Last updated 22SEP2020 (see Changelog for details)
The RG350 has an excellent button layout, and it feels great in the hands. So why would you want to hook an external controller into your device? For starters, you could map the external gamepad to control a second player. Pair that with an HDMI update and you’ve got a pretty sweet mini 2-player console setup.
So if you’re hoping to try out some two-player gameplay on an RG350, I’m here to tell you that yes, it’s possible. But it’s also a little tricky, so this guide will walk you through the required equipment and settings.
Table of Contents OTG adapter Controller/gamepad Supported emulators See it in action Changelog
First, let’s discuss how connections are made on the RG350. The left USB-C port (you know, the one you probably don’t touch) is a USB OTG (“On-The-Go”) port, which was first introduced in 2001 as part of the USB 2.0 specification. In order for you to use a gamepad on the RG350 devices, you must first connect them via a USB OTG adapter. They are relatively cheap, and I prefer this one from Anker, which costs less than $10 as of this writing.
Okay, so once you have an OTG adapter to plug in your controller, which controllers will work? This is where things get tricky, because there is no documentation out there to describe what connections work over the RG350’s OTG port. I’ve done a series of tests with half a dozen hookups, and this is what I’ve discovered:
- The X-Input API (computing interface) does not work. This is the standard Windows input that came out around the same time as the Xbox 360 was released, in 2005. Most Windows-based controllers that have wired USB inputs (like the Xbox One controller when plugged into a USB cable) provide X-Input signals, which cannot be read by the RG350.
- iCade, Switch, and Mac APIs do not work. I tried a number of Mac-friendly controllers and they do not function on the RG350.
- DirectInput (or “D-Input”) DOES work. This is an older API, from the mid-90s, but is still supported on Android devices. A number of controllers provide wired D-Input signals, like the first-gen PS4 controller (ZUH-ZCT1U), the Logitech F310, or the entire line of excellent 8bitdo controllers. The Xbox 360 controllers also provide both D-Input and X-Input signals, so they should also work. I also found out that the controllers that come with the PlayStation Classic work perfectly with the RG350, so if you find one of them on sale that’s an easy way to score two controllers. In the end, as long as the gamepad says it supports D-Input, you should be fine.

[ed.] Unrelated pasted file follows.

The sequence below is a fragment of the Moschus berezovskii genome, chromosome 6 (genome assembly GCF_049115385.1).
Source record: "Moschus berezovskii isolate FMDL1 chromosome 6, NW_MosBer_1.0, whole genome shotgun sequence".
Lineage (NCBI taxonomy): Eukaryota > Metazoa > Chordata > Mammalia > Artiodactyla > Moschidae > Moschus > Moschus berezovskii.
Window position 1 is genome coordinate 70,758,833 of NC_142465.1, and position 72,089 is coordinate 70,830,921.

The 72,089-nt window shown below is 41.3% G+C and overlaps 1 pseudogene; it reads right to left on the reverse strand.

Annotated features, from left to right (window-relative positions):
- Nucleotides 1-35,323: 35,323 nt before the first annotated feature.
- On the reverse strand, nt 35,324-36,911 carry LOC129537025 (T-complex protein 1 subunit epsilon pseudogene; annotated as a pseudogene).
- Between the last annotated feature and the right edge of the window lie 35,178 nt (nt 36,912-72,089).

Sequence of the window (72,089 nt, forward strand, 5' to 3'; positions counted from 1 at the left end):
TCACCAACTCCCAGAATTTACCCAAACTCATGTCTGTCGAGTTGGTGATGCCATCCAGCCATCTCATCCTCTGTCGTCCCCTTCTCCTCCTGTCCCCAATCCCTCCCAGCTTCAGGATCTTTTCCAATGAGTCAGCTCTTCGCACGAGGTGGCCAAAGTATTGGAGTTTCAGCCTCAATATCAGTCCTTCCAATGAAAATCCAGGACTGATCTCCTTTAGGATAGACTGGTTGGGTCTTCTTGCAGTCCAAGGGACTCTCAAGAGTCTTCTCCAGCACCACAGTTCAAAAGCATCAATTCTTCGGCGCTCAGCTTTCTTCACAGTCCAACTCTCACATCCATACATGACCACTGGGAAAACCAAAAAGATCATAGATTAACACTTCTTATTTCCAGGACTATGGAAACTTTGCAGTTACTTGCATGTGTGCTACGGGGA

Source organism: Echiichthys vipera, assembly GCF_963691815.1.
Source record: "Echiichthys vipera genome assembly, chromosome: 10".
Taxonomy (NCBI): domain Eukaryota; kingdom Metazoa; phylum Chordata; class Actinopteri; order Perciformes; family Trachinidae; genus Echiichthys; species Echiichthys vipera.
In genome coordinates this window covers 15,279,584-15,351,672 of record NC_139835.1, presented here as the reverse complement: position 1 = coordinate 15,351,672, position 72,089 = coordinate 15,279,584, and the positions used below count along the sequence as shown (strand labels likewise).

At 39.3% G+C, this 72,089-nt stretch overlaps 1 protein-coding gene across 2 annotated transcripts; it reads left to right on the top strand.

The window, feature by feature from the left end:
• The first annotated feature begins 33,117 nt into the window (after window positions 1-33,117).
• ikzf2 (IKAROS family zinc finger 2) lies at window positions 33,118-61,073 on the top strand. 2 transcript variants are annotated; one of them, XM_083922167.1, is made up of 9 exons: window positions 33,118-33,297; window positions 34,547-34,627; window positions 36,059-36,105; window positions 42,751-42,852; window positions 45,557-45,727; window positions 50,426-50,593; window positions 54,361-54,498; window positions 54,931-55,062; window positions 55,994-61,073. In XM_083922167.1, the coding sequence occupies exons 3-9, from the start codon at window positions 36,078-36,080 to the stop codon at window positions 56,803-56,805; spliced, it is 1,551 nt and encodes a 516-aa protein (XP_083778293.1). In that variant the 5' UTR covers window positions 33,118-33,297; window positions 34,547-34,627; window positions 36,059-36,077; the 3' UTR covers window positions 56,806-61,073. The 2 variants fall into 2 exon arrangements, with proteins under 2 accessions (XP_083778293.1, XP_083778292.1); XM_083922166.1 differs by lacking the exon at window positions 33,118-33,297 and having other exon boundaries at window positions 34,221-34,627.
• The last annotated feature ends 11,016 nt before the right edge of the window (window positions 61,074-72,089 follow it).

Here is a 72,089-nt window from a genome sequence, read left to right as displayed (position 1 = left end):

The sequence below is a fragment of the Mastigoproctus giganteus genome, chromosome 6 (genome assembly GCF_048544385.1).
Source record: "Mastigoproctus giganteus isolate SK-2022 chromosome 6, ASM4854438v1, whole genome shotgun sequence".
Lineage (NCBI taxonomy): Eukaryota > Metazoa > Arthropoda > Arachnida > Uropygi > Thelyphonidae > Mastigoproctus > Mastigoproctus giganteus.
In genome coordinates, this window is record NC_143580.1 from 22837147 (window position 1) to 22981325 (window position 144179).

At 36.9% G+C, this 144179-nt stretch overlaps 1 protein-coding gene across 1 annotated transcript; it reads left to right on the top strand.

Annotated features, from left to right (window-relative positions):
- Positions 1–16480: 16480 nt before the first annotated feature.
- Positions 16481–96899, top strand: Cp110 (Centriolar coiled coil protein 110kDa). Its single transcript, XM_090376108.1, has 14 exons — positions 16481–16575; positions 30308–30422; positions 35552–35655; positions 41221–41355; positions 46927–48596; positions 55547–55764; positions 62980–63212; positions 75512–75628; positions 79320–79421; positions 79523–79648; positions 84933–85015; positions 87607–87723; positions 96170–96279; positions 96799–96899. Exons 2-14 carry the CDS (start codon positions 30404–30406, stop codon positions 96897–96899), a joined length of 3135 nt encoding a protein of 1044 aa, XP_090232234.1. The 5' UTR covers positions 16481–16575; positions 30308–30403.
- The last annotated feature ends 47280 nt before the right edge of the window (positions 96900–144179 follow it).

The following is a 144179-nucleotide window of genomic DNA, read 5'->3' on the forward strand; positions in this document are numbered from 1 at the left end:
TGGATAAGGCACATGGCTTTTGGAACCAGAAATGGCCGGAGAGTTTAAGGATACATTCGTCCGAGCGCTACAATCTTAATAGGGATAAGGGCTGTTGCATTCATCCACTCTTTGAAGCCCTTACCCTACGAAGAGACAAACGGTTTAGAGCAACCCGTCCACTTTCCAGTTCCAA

- In addition to D-Input controllers, D-Input-capable USB wireless dongles also work. For example, I have the 8bitdo USB wireless adapter and was able to successfully connect my PS3, PS4, Xbox One (S), and Nintendo Switch Joy Cons, and Switch Pro controllers like a dream. Let me just say that this wireless adapter has been of incredible value for me: for $20, I can use it on my Switch, PC, Mac, Raspberry Pi, and RG350 seamlessly. Note that you must make sure that the USB wireless adapter is in D-Input mode by pressing and holding SELECT + Left for 3 seconds (more info in the manual).
- Bottom line: look for anything that supports D-Input, or “Android OTG”. If you have any spare controllers lying around that connect via bluetooth, I recommend the 8bitdo wireless adapter.
As of this writing, five different arcade and console emulators support external gamepads:
- Stella (Atari 2600). You have to map the controller in the settings, but it works great!
- Picodrive (Sega Genesis, Sega CD, Sega 32x). This also needs to be mapped, but it works flawlessly.
- PCSX4All (Sony PlayStation 1). This one is actually a fork of the most recent emulator I recommend, but you’ll find a link to the one that supports external controllers near the bottom of the PS1 section. Map this one in the settings once you’ve opened a game.
- ReGBA (Game Boy Advance). Unlike the others, this doesn’t support two-player gameplay (which makes sense since this was a handheld device). Depending on the gamepad you use, the controls may already be mapped; if not, just go ahead and map them in the settings.
- XMAME (Arcade). The other two didn’t recognize external gamepads for me, but XMAME worked like a charm. You’ll have to start up a game, them press START + L1 to bring up the menu, and map the controls from there.
Some home computer emulators also support external keyboards, mice, and gamepads:
- UAE4All (Amiga 500)
- Vice (Commodore 64)
- DOSBox (MS-DOS)
- OpenMSX (MSX/MSX2)
- ScummVM (classic point-and-click adventures)
Additionally, some native OPK games allow you to toggle joysticks and play with an external gamepad. From my very brief testing, I can verify that FreeDoom and ZDoom (to include the Brutal Doom mod) both work.
See it in action
Here’s a quick video showcasing gameplay using an external controller. You’ll see wired and wireless connections with a variety of controllers and emulators. Hope it’s helpful, and be sure to let me know if you have any questions in the comments below.
Affiliate disclosure: If you click on any of the Amazon links above and make a purchase, I may make a small commission off that sale at no extra cost to you.
– fixed wording re: GBA gamepad support
– added ZDoom/Brutal Doom as working with external controllers
– added home computer emulator support info